Affordable Housing, part 1

Affordable Housing, part 1

The photo of the day is an old motel turned into apartments on Weaverville Highway. The post, now, the post is something I have been working on all day and it is not finished. Look for part two tomorrow.

Affordable housing is getting a lot of media attention in Asheville right now. My friend Gordon Smith, who is a city councilman, wrote an op ed today for the Mountain Xpress about the importance of affordable housing, and there have been quite a few articles written by various Ashevilleins talking about their experiences and affordable housing and yada, yada. My best friend, who works for a poverty focused nonprofit, asked me to write one. You’re perfect, she said, a single mother who has struggled to live here! So I said I would.

Actually, though, after several days of thinking about it and thinking about it, I won’t. I can’t. There are a lot of reasons for this, but one of the main ones is that while I like, respect and admire Gordon, who is a great council person as well as a totally awesome person to hang out and drink beer with, I don’t think that these days I share his vision for Asheville and what affordable housing seems to mean in this context. I’ll warn you now: a lot of what I have to say is going to come off as somewhat offensive and I don’t want to upset people. So you may want to stop reading here. The thing is, I don’t like creating ghettoes for (young) white people, and all these “mixed income” “affordable” projects are, frankly, just that. It’s a project, but don’t worry! You won’t have to live with actual poor people! You can feel safe in your middle class life right here surrounded by other people like you. And it’s affordable! Yeah, there’s no yard, and it’s not an actual house – this city is full of houses, but you can’t have one, they’re for rich people. You get an apartment. I don’t want an apartment and I never did. If I wanted to live in a fucking apartment, I’d live in a real city, somewhere I could make a decent living, like Atlanta or New York.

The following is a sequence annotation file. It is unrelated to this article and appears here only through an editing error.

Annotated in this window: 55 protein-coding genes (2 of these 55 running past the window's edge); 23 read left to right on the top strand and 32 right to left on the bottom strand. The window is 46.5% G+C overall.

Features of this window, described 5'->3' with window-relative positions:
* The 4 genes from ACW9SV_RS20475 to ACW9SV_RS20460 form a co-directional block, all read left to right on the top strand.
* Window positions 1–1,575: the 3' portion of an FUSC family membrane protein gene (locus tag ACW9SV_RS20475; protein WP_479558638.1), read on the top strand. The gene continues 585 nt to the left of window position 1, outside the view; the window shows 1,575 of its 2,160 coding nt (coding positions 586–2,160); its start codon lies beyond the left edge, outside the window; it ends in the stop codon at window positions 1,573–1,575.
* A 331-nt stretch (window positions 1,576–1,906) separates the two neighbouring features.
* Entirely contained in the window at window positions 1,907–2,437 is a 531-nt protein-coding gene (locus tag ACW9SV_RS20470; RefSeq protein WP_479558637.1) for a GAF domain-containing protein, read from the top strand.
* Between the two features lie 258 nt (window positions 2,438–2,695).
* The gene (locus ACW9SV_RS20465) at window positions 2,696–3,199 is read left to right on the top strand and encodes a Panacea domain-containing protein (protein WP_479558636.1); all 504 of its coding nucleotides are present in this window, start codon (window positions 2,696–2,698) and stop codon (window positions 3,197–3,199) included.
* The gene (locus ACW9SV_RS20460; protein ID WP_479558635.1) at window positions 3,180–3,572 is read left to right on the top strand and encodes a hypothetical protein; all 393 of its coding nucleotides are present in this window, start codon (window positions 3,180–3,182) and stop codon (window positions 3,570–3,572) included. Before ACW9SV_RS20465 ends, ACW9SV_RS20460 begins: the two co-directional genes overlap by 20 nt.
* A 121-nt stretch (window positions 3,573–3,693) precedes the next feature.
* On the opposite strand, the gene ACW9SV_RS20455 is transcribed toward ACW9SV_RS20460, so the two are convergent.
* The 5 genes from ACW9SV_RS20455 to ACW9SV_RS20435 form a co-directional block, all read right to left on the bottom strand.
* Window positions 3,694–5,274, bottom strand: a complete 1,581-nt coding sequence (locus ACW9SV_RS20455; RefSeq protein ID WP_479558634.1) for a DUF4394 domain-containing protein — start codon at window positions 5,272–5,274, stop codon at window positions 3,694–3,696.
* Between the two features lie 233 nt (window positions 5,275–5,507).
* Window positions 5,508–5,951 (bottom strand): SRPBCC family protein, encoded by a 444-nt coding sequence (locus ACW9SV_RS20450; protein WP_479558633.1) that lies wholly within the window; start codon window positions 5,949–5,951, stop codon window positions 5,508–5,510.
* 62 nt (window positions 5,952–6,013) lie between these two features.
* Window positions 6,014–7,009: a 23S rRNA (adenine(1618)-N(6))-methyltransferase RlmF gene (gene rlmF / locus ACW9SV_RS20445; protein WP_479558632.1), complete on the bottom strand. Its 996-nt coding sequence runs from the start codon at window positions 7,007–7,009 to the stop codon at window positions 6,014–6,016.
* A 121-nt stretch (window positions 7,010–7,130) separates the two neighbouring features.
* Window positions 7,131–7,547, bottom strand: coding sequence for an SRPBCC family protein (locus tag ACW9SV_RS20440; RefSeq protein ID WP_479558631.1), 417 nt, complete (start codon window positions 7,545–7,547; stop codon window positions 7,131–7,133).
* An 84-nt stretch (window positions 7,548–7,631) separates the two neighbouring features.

I have to say here too that I don’t think anything can happen to improve affordable housing in Asheville without some big, big changes – and even those won’t work, nothing, but nothing, will work without living wage jobs. That needs to be the priority. That’s where quality of life hinges and without them it’s all a stopgap. Unfortunately, I don’t see them developing any time soon and I recognize that with a state legislature who will destroy anything done by the city to create them, there’s nothing, or very little, the city can do to help them along. As far as housing is concerned, I don’t think that drastic, socialist measures like rent control are going to be enacted to make actual affordable housing a reality here, so that’s another reason I don’t want to write this. Without rent control, without demanding that every single damn housing project built include some affordable units, without measures to help out lower income homeowners and homebuyers and repair existing housing stock, this is all a pipe dream.

And – here’s the main thing, I don’t like increased density. I hate, really hate, the way there’s a new house being built on every tiny half lot in West Asheville. I hate the way the neighborhood has changed. If it was going to change it needed sidewalks, not more expensive vertical houses with no yards that make the neighborhood look stupid and only add traffic woes and more desperate people willing to work for starvation wages to the mix. There are too many people here now. The infrastructure can’t sustain it. The growth needs to stop. Most definitely we don’t need more people moving to Asheville. See? I told you you wouldn’t like it.

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One Response to Affordable Housing, part 1

  1. Pingback: Affordable Housing in Asheville, Part 2 | 6000onions

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